Then once the sun rises, we can all go outside again, and on day 2, that means time for the serial killer tour.
Yes, the serial killer tour.
Led by female tour guide, Jake (or "Jakealina" as we affectionately called her), this tour consists of a 2 1/2 hour ride through Seattle's finest neighborhoods and deadliest areas. As explained to us by Jake, Seattle has a lot of serial killers because Seattle has a lot of places to hide the bodies. And in our 2 1/2 hours, we saw many of those places.
Jimmy Hendrix is dead in Seattle.
Bruce Lee is dead in Seattle.
Kurt Cobain is dead in Seattle.
This familly is dead in Seattle.
Some hippy dude is dead in Seattle
(and found in this drinking water)
Along the way, we also got our Ted Bundy fix. As we drove through the University district, we got to see his former apartment, hold a crowbar in our hands, and listen to a fellow passenger throw out more Bundy facts than a criminal attorney.
"We're all Bundy lovers here!" she screamed as we drove through the alley where he trolled for victims.
Yes we are, crazy lady who's essentially me in 20 years. Yes we are.
After our almost 3-hour tour, Jake dropped us back at our hotel and I made everyone hop on a bus, go back to the neighborhood we came from and back to another Bundy alley. As we traveled the half-hour distance, I sensed a bit of disgruntlement from my fellow passengers, but I didn't care. When you travel 3,000 miles from NY to Bundy town -- you visit the alley.
On June 10, 1974, Ted Bundy led Georgeann Hawkins away from this alley and clubbed her over the head with a crowbar. On April 17, 2009, four other girls stood in this alley of danger.
A moment of silence for all of them...
Serial killer overload then ensued and on day 3, we encountered many other kinds of danger as we took in Seattle's tourist attractions:
We were robbed blind at the Experience Music Project
Endured death-defying heights at the Space Needle.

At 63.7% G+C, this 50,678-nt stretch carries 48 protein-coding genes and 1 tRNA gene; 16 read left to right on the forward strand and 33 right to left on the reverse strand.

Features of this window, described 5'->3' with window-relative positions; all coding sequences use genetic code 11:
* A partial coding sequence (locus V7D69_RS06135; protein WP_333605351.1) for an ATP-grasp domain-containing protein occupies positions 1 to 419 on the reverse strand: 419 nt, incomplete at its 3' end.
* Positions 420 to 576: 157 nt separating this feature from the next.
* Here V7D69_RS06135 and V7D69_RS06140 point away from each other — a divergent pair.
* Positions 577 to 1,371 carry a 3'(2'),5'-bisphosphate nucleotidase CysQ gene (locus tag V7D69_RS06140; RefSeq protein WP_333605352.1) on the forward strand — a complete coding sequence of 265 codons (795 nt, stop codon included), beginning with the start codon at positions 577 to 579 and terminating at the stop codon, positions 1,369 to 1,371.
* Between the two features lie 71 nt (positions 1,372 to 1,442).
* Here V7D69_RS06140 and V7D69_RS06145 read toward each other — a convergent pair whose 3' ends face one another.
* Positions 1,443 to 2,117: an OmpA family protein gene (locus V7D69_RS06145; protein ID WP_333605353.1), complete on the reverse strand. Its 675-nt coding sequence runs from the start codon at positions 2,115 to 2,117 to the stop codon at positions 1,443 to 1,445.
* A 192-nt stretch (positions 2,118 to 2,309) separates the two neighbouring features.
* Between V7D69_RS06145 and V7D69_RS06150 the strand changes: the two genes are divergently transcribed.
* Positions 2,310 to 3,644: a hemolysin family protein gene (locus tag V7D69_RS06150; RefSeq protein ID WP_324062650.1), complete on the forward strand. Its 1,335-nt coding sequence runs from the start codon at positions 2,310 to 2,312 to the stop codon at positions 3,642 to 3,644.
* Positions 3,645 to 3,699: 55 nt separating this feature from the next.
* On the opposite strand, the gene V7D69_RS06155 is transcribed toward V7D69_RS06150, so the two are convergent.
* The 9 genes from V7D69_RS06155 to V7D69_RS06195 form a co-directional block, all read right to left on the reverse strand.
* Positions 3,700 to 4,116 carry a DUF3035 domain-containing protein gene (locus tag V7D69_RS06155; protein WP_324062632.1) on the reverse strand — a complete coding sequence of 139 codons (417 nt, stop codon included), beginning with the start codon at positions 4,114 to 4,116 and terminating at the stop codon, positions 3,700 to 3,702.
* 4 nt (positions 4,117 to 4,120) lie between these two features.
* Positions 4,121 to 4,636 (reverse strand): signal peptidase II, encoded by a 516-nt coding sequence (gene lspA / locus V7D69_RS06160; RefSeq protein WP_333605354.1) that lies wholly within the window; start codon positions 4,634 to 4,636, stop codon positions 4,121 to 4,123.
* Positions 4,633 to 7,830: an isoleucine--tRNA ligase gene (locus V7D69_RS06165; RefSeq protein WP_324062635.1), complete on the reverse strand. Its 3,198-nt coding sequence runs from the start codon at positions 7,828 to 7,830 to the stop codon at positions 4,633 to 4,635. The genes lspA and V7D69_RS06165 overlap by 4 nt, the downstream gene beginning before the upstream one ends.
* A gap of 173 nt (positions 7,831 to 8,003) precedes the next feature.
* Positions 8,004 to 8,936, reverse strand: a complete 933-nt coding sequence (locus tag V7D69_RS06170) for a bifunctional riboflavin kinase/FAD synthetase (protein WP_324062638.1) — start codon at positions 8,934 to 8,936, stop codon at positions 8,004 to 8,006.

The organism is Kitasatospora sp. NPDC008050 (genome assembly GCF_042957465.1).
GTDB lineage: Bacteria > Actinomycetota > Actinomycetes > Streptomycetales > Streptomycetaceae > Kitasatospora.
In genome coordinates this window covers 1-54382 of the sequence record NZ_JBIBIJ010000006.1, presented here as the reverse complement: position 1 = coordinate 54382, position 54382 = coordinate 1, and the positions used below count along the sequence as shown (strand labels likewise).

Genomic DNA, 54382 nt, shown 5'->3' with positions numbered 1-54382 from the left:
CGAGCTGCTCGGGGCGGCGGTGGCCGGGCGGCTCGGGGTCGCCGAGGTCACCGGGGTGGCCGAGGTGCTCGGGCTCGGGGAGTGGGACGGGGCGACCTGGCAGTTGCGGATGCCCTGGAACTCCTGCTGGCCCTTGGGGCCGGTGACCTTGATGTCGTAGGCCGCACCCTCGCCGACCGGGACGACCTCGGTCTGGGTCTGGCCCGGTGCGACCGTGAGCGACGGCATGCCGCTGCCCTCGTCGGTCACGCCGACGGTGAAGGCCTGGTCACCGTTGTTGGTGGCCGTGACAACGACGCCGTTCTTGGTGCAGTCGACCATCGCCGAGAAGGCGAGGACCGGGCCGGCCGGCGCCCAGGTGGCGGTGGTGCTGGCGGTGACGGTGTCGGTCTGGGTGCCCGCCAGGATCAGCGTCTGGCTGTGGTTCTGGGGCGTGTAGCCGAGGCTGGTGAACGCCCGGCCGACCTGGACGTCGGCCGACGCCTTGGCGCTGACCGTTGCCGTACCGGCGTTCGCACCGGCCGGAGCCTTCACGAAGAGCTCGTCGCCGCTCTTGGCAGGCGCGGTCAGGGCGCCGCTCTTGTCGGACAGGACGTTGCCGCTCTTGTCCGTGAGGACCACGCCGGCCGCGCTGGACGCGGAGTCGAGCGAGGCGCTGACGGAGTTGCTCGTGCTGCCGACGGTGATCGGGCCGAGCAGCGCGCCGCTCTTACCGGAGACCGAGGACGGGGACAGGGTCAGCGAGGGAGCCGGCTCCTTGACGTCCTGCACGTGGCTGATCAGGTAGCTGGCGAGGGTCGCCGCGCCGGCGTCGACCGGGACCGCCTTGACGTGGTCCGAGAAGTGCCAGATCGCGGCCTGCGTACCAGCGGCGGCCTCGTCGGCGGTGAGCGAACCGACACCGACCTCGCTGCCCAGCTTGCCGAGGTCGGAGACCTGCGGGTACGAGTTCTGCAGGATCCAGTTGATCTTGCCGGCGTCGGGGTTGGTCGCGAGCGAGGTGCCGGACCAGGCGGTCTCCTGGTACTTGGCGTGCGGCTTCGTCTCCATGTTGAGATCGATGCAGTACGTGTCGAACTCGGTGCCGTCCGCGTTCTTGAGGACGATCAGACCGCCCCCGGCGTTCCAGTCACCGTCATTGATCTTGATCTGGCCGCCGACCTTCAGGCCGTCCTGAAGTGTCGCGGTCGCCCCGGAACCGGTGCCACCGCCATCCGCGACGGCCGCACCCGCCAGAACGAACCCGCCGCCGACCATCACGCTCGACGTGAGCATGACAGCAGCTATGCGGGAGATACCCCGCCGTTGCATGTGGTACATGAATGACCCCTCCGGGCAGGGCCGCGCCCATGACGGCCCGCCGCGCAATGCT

Touched kid infestation at the arcade.
And got frost bite watching a water fountain.
Survival was key though, because later that night, we were seeing Carrie Fisher in Wishful Drinking at the Repertory Theater. While Gutenberg! may have bombed the night before, Carrie Fisher KILLED in this show -- and we laughed. And cried. And were informed. And enjoyed ourselves. Then it ended and we were almost killed in a stampede of people rushing towards the exit. It was, after all, almost 10. As we had learned all too well about bedtime, we avoided the terrifying bus for the less adventurous monorail, found the only open convenience store in town (under an overpass) and overloaded on ice cream and lottery tickets before rushing to our room to watch the midnight broadcast of Grey Gardens on HBO. That never aired. Instead, we were forced to watch ancient warriors stab each other with swords with weird music in the background and no dialogue.
When in Seattle...
Thankfully, our last day was more low-key and we strolled through the neighborhoods, took in a fish or two, and had some obligatory Starbucks coffee. Then, at the end of the evening, as we made our way to the airport on the big Seattle highway, we looked straight ahead and laid our eyes on the bright and beautiful Mt. Rainier. Where Ted Bundy dumped all of his bodies. Thanks for the memories, Seattle!!!